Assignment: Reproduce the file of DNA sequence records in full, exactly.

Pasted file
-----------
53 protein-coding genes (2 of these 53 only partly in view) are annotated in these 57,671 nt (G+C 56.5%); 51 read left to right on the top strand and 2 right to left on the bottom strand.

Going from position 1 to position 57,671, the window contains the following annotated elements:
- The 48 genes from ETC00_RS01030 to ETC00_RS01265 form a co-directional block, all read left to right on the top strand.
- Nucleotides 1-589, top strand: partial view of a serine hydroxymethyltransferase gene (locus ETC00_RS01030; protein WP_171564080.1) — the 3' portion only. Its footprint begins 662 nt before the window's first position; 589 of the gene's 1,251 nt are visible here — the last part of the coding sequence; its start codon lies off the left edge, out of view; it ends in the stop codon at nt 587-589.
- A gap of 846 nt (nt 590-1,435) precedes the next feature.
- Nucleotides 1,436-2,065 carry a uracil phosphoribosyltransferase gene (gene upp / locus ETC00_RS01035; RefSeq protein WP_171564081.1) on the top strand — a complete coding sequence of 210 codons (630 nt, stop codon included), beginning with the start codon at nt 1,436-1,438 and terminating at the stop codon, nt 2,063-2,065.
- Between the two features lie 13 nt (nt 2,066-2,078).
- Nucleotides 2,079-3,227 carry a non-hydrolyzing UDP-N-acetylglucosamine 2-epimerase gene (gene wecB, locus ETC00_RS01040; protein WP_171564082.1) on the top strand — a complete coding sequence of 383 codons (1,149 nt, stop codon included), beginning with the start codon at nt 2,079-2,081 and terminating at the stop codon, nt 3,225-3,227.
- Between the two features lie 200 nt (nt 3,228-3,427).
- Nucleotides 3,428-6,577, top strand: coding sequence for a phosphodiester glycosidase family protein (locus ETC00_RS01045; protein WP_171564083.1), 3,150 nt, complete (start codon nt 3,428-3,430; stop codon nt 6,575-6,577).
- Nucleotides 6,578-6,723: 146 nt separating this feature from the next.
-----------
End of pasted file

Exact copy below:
53 protein-coding genes (2 of these 53 only partly in view) are annotated in these 57,671 nt (G+C 56.5%); 51 read left to right on the top strand and 2 right to left on the bottom strand.

Going from position 1 to position 57,671, the window contains the following annotated elements:
- The 48 genes from ETC00_RS01030 to ETC00_RS01265 form a co-directional block, all read left to right on the top strand.
- Nucleotides 1-589, top strand: partial view of a serine hydroxymethyltransferase gene (locus ETC00_RS01030; protein WP_171564080.1) — the 3' portion only. Its footprint begins 662 nt before the window's first position; 589 of the gene's 1,251 nt are visible here — the last part of the coding sequence; its start codon lies off the left edge, out of view; it ends in the stop codon at nt 587-589.
- A gap of 846 nt (nt 590-1,435) precedes the next feature.
- Nucleotides 1,436-2,065 carry a uracil phosphoribosyltransferase gene (gene upp / locus ETC00_RS01035; RefSeq protein WP_171564081.1) on the top strand — a complete coding sequence of 210 codons (630 nt, stop codon included), beginning with the start codon at nt 1,436-1,438 and terminating at the stop codon, nt 2,063-2,065.
- Between the two features lie 13 nt (nt 2,066-2,078).
- Nucleotides 2,079-3,227 carry a non-hydrolyzing UDP-N-acetylglucosamine 2-epimerase gene (gene wecB, locus ETC00_RS01040; protein WP_171564082.1) on the top strand — a complete coding sequence of 383 codons (1,149 nt, stop codon included), beginning with the start codon at nt 2,079-2,081 and terminating at the stop codon, nt 3,225-3,227.
- Between the two features lie 200 nt (nt 3,228-3,427).
- Nucleotides 3,428-6,577, top strand: coding sequence for a phosphodiester glycosidase family protein (locus ETC00_RS01045; protein WP_171564083.1), 3,150 nt, complete (start codon nt 3,428-3,430; stop codon nt 6,575-6,577).
- Nucleotides 6,578-6,723: 146 nt separating this feature from the next.